by Forrest Sayrs (Guest Contributor)
This week’s Star Trek hype started me thinking. How does a series that we in the Geek community so singularly associate with progressiveness become what it is today? It’s shockingly easy to criticize later iterations of Trek for their failure to live up to the original’s legacy of equality. But maybe we’re coming at this from the wrong direction. Maybe it isn’t about what Star Trek became. Maybe the question should be, ‘what was Star Trek in the first place?’ And to answer that, we need a little context.
For starters, what does ‘progressive’ mean anyway? Is it just being politically liberal? Does it have to do with technological progress? Is it about being ‘edgy?’ What made The Original Series (TOS) progressive? There isn’t a quick and easy answer to any of these questions, but they lie at the core of what TOS was and why it remains iconic today. These are also questions that have very different responses today than they did in the 1960s. And that is my argument in a nutshell.
Science fiction is uniquely affected by the times. Unlike the timeless characters and themes of, for example, Shakespeare, science fiction is reliant upon a set of assumptions about the world. The writer assumes things about the world he experiences every day in order to craft a vision of a potential future. If those underlying assumptions change, or are just wrong, the message of science fiction loses effectiveness. A good example is the early fiction of Ken MacLeod and Peter F. Hamilton. Both of these authors released novels in the mid-90s that used the platform of communism as a vehicle to talk about the political challenges facing the world after the Soviet collapse. Both novels make compelling arguments for and against communism as a style of government. But they both feel dated when read today. While communist and socialist ideals may still exist, we have largely moved beyond irrationally vilifying an economic model.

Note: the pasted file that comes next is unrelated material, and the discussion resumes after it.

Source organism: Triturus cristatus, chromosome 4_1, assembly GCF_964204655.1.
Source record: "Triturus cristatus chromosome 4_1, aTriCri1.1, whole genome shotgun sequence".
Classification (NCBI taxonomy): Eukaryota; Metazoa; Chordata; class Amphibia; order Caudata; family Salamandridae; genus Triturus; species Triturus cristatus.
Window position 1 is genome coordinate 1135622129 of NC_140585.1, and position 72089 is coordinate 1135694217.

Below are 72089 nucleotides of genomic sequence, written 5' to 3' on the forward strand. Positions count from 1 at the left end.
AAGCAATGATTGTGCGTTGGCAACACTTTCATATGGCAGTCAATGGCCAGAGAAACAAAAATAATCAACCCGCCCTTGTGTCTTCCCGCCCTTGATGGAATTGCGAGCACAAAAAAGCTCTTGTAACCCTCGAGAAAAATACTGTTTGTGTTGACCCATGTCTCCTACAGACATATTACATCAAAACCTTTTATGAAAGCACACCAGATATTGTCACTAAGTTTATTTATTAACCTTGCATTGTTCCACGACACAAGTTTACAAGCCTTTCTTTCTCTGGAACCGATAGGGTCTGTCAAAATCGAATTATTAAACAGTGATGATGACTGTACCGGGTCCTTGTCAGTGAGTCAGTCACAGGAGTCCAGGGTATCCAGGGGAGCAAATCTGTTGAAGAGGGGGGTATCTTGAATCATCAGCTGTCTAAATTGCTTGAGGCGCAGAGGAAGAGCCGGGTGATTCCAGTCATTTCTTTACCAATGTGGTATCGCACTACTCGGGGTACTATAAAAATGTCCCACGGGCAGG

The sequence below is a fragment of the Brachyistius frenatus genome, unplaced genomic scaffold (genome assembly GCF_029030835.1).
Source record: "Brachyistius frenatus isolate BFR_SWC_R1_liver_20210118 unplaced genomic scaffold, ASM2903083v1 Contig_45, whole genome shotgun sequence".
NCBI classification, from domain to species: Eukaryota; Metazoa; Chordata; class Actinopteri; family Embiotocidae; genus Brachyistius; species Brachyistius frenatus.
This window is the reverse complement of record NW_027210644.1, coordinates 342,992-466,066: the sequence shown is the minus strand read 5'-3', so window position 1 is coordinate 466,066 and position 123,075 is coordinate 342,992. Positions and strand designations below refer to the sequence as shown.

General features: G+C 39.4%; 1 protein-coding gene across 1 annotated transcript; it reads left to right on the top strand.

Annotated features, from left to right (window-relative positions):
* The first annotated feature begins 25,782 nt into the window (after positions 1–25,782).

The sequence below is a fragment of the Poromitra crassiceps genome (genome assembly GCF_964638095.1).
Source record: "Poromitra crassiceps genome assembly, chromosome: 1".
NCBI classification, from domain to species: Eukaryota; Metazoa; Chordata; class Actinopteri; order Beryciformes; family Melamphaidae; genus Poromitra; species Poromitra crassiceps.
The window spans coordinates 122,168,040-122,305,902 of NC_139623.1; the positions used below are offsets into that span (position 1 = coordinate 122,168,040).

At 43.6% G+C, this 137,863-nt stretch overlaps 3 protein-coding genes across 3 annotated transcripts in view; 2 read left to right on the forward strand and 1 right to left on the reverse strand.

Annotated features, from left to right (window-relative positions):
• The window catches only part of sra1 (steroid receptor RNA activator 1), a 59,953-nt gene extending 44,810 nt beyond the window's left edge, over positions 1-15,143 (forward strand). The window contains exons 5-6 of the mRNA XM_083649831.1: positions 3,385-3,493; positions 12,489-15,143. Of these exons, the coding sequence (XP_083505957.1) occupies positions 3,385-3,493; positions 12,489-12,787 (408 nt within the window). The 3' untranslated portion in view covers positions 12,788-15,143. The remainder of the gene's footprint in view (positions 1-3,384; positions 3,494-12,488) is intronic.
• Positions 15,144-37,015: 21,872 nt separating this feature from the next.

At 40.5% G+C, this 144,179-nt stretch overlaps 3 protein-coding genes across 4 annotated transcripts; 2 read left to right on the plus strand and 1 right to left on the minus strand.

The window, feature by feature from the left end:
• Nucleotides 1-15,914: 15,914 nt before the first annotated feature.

Similarly, some of Star Trek’s ideological message (and special effects) haven’t aged well. Just take the classic TOS episode, “Spock’s Brain” in which Spock has his brain removed by a female assailant but is somehow able to survive using a, wait for it, remote control headband. The premise is so absurd that even at the time it was considered to be one of the worst episodes of the series. On a more ideological note, the TOS episode “A Private Little War” parodied the U.S. and Soviet involvement in Vietnam and while the episode was a daring commentary at the time, today it feels more like history than a look into the future.
Now don’t get me wrong. My argument isn’t that TOS isn’t progressive, just that it was progressive in the context of the 1960s. It’s not that the ideals of TOS aren’t progressive anymore; it’s that the forefront of being progressive has changed. So when The Next Generation (TNG) tried to capitalize on the progressive success of TOS by featuring, among others, a blind, black helmsman and a female chief of security, it didn’t manage to resonate the same way that Nichelle Nichols’ Uhura or George Takei’s Sulu did.
TNG’s failure to get back to the forefront of progressivism didn’t make for a bad show. America at the end of the 80s was in the process of a massive conservative shift that would define the next decade and set up many of the political conflicts we’re living through today. That TNG was able to hold its ground and make some small gains with stories like “Symbiosis” and “The Measure of a Man” is testament to a desire to remain progressive and influential, but the show has few real landmark moments.
Really, Trek wouldn’t be a progressive leader again until the premier of Deep Space Nine (DS9) in 1993. With its sharp criticisms of war, terrorism and the military and a recommitment to the ideals of multiculturalism, DS9 moved beyond the legacy of TOS and claimed a new place for itself. The show’s timely indictments of the Gulf War, unchecked capitalism and the ethics of conflicts were not only important at the time, but oddly prescient of the wars in Afghanistan and Iraq.